By Anthony Marshall
November 14, 2022 Raleigh, NC
Because December is the month where we celebrate the greatest gift ever given to humanity, we would like to share some of what we have found to be gifts in the world of Entertainment and the Arts. We reached out to Marvel Comics Superfan, Anthony Marshall for a look at the long-anticipated sequel to Black Panther, Wakanda Forever.
The news that the role of T’Challa would not be recast by Marvel Studios’ President Kevin Fiege, raised questions about the upcoming sequel, Black Panther: Wakanda Forever. What would become of the beautiful African nation? How would the story progress without the titular character? Those questions have finally been answered.
The film thrusts us into complete chaos right off the bat, as we are reintroduced to the brilliant Princess Shuri (Letitia Wright), in a race to save the life of the unseen King suffering from an unspecified disease. The distressing opening scene ends abruptly with the announcement of the death of King T’Challa. by the legendary Angela Bassett reprising her role as Ramonda, is easily one of her most stirring performances in recent memory. This sets forth one of the most deeply emotional Marvel efforts since 2019’s Avengers: Endgame. The sentiment is felt throughout the two hour and forty-one-minute runtime.
Ryan Coogler returns to the directing and writing helms. His keen eye is again on full display as the visuals of Wakanda are even more breath-taking than the last outing. From the festive yet solemn send-off of the benevolent king, to the views and scenes of everyday life in the fictional African Commonwealth, Coogler, once again proves why he is one of the best young directors in Hollywood today.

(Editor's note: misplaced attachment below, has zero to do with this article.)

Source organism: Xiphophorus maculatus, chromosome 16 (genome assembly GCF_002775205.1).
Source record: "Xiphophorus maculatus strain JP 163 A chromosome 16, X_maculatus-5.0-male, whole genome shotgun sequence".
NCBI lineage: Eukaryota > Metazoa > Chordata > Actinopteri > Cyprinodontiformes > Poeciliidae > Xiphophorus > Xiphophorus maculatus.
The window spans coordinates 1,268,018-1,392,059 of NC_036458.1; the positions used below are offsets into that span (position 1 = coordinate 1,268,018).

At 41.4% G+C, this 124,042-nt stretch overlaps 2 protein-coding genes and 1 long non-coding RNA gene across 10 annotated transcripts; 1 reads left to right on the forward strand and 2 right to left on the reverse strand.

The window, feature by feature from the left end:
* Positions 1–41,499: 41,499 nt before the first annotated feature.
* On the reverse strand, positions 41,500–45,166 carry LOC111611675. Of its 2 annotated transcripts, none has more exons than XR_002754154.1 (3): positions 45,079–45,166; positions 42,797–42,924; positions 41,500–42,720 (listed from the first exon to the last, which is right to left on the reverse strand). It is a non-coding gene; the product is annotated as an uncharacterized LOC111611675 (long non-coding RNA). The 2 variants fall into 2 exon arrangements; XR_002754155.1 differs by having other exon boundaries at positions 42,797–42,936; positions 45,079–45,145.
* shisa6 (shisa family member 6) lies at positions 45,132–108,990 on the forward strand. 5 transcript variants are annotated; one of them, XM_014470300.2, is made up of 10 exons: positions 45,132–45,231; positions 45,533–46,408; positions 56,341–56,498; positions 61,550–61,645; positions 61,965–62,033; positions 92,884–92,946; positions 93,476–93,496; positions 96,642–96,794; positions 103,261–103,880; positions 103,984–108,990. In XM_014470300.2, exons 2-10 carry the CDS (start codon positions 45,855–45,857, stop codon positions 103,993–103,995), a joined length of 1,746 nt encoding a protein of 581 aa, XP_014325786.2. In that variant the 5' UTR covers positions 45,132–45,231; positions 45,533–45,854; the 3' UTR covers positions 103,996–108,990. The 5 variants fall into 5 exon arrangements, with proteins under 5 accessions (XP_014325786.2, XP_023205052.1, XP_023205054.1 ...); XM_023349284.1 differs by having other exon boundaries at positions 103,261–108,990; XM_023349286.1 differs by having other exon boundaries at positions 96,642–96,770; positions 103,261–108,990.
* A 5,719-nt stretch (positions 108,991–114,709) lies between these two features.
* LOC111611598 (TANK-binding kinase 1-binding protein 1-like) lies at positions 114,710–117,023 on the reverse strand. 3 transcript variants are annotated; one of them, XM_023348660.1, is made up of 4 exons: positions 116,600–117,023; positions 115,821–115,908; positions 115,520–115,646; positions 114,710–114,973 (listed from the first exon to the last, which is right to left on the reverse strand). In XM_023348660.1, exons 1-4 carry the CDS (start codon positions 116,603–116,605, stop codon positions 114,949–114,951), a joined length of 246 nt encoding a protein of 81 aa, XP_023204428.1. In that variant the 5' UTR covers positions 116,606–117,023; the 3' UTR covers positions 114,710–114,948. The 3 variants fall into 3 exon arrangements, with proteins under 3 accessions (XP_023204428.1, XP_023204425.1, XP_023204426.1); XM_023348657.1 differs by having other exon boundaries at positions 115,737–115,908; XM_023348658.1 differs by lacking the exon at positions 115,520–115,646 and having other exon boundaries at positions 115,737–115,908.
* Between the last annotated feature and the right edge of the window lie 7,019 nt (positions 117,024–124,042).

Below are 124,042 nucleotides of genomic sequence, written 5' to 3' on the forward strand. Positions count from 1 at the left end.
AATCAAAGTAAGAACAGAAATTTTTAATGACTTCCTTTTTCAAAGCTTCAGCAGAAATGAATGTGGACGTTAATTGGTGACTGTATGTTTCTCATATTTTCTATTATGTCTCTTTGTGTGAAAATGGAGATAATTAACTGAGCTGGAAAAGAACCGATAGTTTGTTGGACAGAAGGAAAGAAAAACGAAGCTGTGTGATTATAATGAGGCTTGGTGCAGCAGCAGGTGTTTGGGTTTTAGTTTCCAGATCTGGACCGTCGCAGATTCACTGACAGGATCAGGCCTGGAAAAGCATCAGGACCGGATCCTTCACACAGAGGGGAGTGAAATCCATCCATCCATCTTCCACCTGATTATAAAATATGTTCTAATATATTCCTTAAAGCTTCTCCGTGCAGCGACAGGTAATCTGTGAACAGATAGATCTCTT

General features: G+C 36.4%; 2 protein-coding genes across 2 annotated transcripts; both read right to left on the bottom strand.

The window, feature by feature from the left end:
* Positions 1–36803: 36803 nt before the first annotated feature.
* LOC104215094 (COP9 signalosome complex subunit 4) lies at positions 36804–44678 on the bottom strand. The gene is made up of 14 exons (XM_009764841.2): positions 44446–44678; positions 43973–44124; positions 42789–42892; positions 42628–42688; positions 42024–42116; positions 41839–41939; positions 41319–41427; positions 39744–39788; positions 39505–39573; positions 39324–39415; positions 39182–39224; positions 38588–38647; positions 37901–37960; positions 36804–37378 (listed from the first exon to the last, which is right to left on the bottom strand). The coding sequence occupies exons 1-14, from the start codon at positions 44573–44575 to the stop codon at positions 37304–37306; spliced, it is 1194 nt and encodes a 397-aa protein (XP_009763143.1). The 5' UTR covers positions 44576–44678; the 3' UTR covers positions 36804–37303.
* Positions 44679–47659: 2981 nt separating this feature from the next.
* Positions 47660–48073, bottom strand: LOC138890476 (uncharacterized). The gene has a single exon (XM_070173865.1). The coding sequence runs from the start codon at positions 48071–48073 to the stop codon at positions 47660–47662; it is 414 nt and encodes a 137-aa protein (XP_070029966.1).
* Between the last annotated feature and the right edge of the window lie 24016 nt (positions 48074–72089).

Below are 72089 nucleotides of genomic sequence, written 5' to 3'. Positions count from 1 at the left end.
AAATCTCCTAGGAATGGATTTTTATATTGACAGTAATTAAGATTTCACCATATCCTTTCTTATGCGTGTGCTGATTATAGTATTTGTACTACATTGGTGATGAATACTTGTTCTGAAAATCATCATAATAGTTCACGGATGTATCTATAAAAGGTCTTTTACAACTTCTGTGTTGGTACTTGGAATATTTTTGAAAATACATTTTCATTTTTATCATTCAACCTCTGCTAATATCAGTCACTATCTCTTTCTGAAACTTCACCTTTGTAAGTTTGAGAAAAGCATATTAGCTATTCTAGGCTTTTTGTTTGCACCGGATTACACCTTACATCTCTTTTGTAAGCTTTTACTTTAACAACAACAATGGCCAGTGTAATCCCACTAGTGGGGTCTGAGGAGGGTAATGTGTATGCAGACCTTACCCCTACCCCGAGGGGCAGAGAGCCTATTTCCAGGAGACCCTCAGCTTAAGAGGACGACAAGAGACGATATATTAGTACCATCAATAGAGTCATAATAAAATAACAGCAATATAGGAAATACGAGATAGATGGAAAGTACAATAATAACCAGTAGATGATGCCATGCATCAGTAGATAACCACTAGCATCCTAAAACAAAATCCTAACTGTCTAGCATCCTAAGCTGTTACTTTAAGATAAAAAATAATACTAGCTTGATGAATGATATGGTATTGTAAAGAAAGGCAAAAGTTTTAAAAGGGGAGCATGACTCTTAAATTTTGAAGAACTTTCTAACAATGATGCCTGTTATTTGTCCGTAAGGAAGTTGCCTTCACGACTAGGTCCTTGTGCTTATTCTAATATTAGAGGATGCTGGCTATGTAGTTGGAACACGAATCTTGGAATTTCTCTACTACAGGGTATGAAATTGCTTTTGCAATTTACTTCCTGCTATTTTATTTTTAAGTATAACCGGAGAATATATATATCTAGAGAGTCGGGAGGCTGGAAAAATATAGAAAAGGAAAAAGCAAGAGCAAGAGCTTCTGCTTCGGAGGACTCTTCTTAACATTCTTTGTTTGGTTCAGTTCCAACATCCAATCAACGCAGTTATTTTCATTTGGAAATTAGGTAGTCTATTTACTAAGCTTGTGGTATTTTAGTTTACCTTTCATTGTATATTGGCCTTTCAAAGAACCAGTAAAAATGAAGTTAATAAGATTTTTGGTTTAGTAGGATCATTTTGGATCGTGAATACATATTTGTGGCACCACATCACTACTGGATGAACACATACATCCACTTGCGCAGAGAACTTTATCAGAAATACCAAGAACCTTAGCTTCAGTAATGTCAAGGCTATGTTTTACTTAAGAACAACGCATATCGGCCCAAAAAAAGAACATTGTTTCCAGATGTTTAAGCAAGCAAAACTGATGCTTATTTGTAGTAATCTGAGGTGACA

The movie features our favorite surviving Wakandans pitted against mounting pressure to supply the world with their precious native Vibranium. There is also the new threat of the underwater empire of Talokan led by classic Marvel anti-hero, Namor, in his MCU debut. Namor, played by Tenoch Huerte, shines as another relatable antagonist. This illuminates the wisdom of Wakanda having remained secluded from the world for so long. Now, Talokan is at risk of being exposed to the world as a nation also rich with Vibranium.
The ensemble does an impressive job, all things considered. Strong performances by Lupita Nyong'o, Winston Duke, and Danai Gurira reprising their roles as Nakia, M’Baku, and General Okoye respectively. A newcomer to the MCU, Dominique Thorne, portrays Riri Williams, a young and gifted MIT student who finds herself reluctantly immersed in the conflict of the warring nations and serves as a wonderful foil to Shuri.
Shuri’s character arc is among the best in recent Marvel movie history, transitioning from intriguing supporting character to the new titular Black Panther. While the movie as a whole is an absolute triumph, it is not without flaws. The pacing is disjointed at times and with the second longest runtime for a Marvel film in history, some scenes and lesser storylines should’ve been cut. However, despite these small gripes Black Panther: Wakanda Forever remains a solid entry into the MCU, a classy tribute and love letter to the late Chadwick Boseman, as well as an exciting glimpse into the future of the legacy of Wakanda.